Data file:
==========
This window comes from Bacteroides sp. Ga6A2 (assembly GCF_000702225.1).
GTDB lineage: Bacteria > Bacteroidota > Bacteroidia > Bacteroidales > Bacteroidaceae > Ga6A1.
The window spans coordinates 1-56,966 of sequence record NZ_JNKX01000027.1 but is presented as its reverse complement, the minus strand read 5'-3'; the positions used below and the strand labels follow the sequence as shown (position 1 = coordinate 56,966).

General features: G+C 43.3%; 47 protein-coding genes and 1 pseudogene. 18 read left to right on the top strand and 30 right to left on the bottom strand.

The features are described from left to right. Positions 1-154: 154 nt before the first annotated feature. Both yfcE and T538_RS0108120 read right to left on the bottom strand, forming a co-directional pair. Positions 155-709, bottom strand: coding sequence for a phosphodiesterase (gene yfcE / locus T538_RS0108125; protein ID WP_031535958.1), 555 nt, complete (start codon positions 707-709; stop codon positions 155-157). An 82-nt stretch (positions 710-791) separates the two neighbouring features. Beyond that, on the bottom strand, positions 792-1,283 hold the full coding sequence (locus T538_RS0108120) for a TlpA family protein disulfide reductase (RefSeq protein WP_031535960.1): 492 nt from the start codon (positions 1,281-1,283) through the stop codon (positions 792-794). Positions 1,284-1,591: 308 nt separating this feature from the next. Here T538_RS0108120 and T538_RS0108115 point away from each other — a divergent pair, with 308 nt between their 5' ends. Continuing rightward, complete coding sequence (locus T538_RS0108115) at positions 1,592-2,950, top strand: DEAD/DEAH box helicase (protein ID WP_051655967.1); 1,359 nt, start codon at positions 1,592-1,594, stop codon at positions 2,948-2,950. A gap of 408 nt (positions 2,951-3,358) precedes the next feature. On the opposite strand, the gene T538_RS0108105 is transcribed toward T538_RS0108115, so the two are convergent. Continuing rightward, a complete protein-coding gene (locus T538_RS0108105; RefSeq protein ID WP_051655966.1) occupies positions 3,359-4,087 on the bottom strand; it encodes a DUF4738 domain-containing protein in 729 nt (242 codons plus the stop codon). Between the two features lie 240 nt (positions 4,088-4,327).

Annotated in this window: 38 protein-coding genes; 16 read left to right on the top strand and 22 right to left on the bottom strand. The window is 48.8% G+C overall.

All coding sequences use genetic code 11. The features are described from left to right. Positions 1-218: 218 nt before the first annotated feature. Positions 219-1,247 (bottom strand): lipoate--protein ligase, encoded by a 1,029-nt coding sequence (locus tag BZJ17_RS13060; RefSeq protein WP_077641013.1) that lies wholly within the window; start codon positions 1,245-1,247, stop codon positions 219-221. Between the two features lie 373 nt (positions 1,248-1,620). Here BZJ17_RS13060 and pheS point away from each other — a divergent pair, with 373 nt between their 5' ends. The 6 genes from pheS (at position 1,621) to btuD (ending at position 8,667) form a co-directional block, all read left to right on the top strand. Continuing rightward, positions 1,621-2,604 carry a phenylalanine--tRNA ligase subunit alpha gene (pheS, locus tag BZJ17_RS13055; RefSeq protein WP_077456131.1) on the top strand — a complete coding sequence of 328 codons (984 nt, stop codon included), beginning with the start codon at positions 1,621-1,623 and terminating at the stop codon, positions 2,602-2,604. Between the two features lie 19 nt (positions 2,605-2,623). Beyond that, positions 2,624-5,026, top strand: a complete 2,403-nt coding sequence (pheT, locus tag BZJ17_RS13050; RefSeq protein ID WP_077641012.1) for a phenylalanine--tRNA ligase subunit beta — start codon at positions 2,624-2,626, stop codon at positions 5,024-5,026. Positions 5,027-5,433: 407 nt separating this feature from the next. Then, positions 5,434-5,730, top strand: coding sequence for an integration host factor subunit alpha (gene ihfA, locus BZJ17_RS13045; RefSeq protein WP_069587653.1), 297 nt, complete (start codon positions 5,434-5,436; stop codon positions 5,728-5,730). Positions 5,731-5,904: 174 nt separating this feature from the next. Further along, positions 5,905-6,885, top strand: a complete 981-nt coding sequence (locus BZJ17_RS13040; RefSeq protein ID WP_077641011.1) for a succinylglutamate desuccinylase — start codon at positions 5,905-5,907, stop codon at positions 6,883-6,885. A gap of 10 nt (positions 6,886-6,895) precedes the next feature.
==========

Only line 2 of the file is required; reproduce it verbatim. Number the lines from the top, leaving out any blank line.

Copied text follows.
GTDB lineage: Bacteria > Bacteroidota > Bacteroidia > Bacteroidales > Bacteroidaceae > Ga6A1.